Jill Starley-Grainger is commissioning editor for the Sunday Times Travel Magazine. Sharing some of the finer things in life when it comes to travel; here shares the best location vacations.
Ever been inspired by a film to book a trip? Hitchcock’s Vertigo had me trailing in the footsteps of James Stewart and Kim Novak in San Francisco; Roman Holiday saw me Vespa-ing around the Colosseum and Vatican (a feat much scarier than Audrey Hepburn and Gregory Peck made it look on the silver screen); and Memoirs of a Geisha had me booking tickets to Kyoto in Japan.
Of course I don’t spend every holiday hunting down film sets, but who doesn’t get a thrill when they spot a scene from a favourite movie in real life? That’s the main appeal of Los Angeles for many visitors, and fans of some films – Harry Potter in Britain and Lord of the Rings in New Zealand, for example – have spawned an entire industry targeted at ‘location vacation’ tourists to their countries.
If you aren’t sure where you want to visit in 2014, this year’s cinema realises could have your holiday sorted in no time.
Desperate for a dose of joie de vivre? You’ll get it in spades in The Love Punch, out now, which stars Emma Thompson and Pierce Brosnan in this year’s feel-good fun-fest. The duo hit Paris in search of the financial shark who stole their company, then pursue him to the south of France. Cue car chases from Paris’ Arc de Triomphe over Pont de Bir-Hakeim– followed by a train along the lush jagged cliffs of the French Riviera. Stepping off Cannes’ famous Croissette beach, they snorkel over to a mansion to take their revenge in comedic fashion.
Do the trip: That mansion is actually the Château de Ferrières outside Paris, and it's occasionally open to visitors. But the real mood of the movie is the sunny, glamorous French Riviera – easily recreated by booking a hotel by the Cannes Croisette, then hiring a boat to take you a few miles down the coast to Port Vauban Marina in Antibes. Hop out and have a drink on the terrace of one of the brasseries here, taking in views of sparklingly superyachts.
If you prefer your comedy a little darker and your landscapes a little starker, then saddle up for Of Horses and Men, in cinemas (Icelandic with English subtitles) now. The story revolves around the strange love lives of a small community of Icelanders and their unbridled passion for their horses. The horses not only star in the title, but they also steal the show, their only competition for top billing being the stark mountains and steep fjords.
Do the trip: Most of the movie was filmed in an area of western Iceland called Borgarfjördur. Horse riding is way of life here. Most guesthouses can arrange day trips (or longer) for you, and you’ll trot over extinct volcanoes down to black-sand beaches, where you can spot puffins and orcas just offshore. Serious riders will want to book one of the multi-day tours, where you ride with a herd and change mounts along the way.
Feel the need to get away from it all? In 1977, Robyn Davidson did, too, so she set off on a 2,700km trek across the Australian Outback, her only companions a dog and four camels. This true story was recently filmed, with Davidson’s approval – Mia Wasikowska portrays her.
Do the trip: You might not want to follow in her exact footsteps from Alice Springs to the Indian Ocean – it took six months of blistering heat and encounters with dangerous animals for her to complete it! To get a feel for the sheer scale of the great Aussie interior, take the famous Ghan train from Adelaide to Alice Springs and Uluru (Ayers Rock). One of Australia’s unmissable sights, the Rock is best experienced at sunset as the sun casts slowly-changing artistic shadows on the sandstone slab.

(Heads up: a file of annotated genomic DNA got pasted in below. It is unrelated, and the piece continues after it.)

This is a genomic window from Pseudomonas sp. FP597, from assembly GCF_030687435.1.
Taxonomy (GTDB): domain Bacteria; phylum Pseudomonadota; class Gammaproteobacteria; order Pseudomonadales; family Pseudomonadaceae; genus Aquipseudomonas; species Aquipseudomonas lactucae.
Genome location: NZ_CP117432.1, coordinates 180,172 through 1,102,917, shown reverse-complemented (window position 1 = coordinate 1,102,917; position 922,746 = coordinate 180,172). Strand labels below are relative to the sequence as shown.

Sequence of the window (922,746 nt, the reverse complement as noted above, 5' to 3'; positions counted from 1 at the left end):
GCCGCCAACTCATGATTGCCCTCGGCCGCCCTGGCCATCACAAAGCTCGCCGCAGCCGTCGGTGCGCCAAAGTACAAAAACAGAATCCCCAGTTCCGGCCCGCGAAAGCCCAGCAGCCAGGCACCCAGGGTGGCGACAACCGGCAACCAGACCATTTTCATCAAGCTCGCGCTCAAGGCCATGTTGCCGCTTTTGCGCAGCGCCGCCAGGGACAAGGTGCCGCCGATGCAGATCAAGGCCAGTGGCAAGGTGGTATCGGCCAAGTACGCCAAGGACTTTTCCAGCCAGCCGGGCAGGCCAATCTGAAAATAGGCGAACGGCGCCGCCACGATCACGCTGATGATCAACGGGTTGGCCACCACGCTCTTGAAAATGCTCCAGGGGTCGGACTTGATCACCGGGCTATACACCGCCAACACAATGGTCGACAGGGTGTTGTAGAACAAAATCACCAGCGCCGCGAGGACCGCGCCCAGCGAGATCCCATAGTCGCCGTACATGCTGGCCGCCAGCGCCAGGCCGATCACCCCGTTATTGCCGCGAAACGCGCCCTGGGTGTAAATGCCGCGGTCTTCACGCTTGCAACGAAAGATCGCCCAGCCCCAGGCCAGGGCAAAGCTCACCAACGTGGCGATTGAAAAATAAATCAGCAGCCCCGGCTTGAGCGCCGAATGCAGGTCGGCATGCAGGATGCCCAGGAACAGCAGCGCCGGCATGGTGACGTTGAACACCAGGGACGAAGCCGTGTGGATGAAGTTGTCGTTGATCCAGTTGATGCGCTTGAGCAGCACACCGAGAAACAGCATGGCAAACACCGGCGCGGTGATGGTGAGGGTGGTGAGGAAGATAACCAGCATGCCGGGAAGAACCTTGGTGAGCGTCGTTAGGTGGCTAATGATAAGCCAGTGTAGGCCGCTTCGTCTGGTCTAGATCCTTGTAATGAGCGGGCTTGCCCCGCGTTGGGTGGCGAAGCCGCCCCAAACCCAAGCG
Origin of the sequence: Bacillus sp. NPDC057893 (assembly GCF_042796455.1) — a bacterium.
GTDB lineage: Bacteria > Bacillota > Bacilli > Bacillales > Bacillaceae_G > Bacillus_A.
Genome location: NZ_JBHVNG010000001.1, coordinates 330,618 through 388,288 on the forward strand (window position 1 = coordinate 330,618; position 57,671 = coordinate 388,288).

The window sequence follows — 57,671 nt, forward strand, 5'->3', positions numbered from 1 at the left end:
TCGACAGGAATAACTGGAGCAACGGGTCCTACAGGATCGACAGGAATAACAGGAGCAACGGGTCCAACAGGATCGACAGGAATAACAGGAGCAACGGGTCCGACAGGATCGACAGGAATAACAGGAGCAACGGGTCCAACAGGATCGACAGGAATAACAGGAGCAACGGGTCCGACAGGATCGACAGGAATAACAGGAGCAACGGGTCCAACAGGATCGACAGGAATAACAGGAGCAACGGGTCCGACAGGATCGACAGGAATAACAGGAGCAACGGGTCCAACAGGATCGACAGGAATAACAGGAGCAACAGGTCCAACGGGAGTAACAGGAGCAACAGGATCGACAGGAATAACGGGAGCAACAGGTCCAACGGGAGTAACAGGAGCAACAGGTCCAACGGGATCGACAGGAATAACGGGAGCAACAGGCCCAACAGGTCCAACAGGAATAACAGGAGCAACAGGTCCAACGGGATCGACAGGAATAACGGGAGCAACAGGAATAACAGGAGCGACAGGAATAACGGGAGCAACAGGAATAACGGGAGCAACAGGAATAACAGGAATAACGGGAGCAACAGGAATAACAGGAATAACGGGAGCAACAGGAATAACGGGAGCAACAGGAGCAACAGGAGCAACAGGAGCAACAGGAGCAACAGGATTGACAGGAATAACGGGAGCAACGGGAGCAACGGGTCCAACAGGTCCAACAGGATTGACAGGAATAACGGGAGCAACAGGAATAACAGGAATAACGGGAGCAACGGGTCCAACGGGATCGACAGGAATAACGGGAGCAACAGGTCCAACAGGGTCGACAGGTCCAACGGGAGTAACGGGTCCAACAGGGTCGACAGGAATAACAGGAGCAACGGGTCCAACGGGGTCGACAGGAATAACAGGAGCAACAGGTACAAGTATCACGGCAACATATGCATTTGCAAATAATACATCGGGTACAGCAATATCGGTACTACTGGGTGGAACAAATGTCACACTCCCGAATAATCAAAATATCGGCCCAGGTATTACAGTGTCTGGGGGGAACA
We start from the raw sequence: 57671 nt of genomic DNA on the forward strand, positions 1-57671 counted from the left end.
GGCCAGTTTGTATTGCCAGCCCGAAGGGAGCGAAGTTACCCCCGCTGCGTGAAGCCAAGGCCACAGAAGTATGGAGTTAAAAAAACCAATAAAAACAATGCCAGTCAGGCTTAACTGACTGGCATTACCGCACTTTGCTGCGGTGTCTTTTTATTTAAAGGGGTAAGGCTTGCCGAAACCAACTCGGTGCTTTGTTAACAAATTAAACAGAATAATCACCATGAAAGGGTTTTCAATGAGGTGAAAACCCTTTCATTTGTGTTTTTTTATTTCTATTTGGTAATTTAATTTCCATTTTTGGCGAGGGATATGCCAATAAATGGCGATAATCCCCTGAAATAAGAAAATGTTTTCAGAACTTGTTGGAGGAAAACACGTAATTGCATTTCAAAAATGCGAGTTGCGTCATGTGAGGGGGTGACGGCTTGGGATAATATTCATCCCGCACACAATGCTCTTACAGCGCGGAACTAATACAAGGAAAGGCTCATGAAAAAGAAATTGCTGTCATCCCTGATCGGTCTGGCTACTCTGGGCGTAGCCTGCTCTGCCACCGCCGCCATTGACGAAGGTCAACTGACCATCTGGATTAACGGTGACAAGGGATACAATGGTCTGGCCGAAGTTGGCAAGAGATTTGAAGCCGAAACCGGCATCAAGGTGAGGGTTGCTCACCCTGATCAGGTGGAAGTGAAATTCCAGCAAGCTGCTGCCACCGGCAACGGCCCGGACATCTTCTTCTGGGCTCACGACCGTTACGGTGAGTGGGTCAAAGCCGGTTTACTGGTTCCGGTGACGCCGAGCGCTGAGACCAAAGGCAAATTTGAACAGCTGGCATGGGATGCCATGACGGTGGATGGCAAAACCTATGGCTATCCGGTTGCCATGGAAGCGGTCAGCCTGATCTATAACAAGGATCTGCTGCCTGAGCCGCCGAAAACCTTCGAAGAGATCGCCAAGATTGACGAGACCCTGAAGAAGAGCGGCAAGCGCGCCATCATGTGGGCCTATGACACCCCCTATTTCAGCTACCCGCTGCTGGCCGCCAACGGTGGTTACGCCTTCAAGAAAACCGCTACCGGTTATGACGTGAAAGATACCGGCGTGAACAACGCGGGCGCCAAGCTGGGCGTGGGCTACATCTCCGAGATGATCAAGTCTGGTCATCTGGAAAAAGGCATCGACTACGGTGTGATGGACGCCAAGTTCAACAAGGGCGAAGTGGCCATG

The eighth film in the franchise, out in July, picks up where Rise of the Planet of the Apes left off, but is set before The Planet of the Apes. In a surprise to no-one, the plot pits man against ape in an epic fight for the world. The non-stop action was filmed on the not-remotely-apocalyptic Vancouver Island in Canada.
Do the trip: You won’t find any apes on Vancouver Island, but go in summer and you can see equally impressive bears, including the Kermode, a unique subspecies of black bear known as the Spirit Bear for its all-white fur coat. In winter, however, you might feel – like the apes – that the world is coming to an end. The island is popular with storm-watchers, who book the coastal hotels to watch as the Pacific whips itself into a climatic frenzy.
If you've got kids in tow, pack the marmalade sandwiches, pull on your duffle coat and head for London.. Paddington famously leaves the jungles of Peru and gets lost in Paddington Station, so you can also scene-spot en route to or from the airport (eye-balling the soaring glazed wrought-iron roof designed by Isambard Kingdom Brunel in 1854).
Do the trip: Although it’s not in the film there's a bronze statue of Paddington by the escalators at the station. But don’t go to 32 Windsor Gardens, Paddington’s home. It’s entirely fictional. Do make like Paddington and take a wheeled shopping basket for some bargain-hunting at busy Portobello Market on a Saturday. Or head up that escalator at Paddington Station. At the top, you’ll find the world’s only shop dedicated solely to Paddington Bear paraphernalia. And for the ultimate in toy-fests, with heaps more Paddington Bears to choose from, head for Hamleys. The world’s most famous toy shop is in central London on Regent Street.
Leave your luggage in the ample racks near the doors and relax for your journey in one of our comfortable, spacious seats.
With a good nights sleep before your flight then just 15 minutes to the airport, Paddington is a great place to stay.
Don't risk missing your flight by getting stuck in a taxi in rush hour or being hit by a tube strike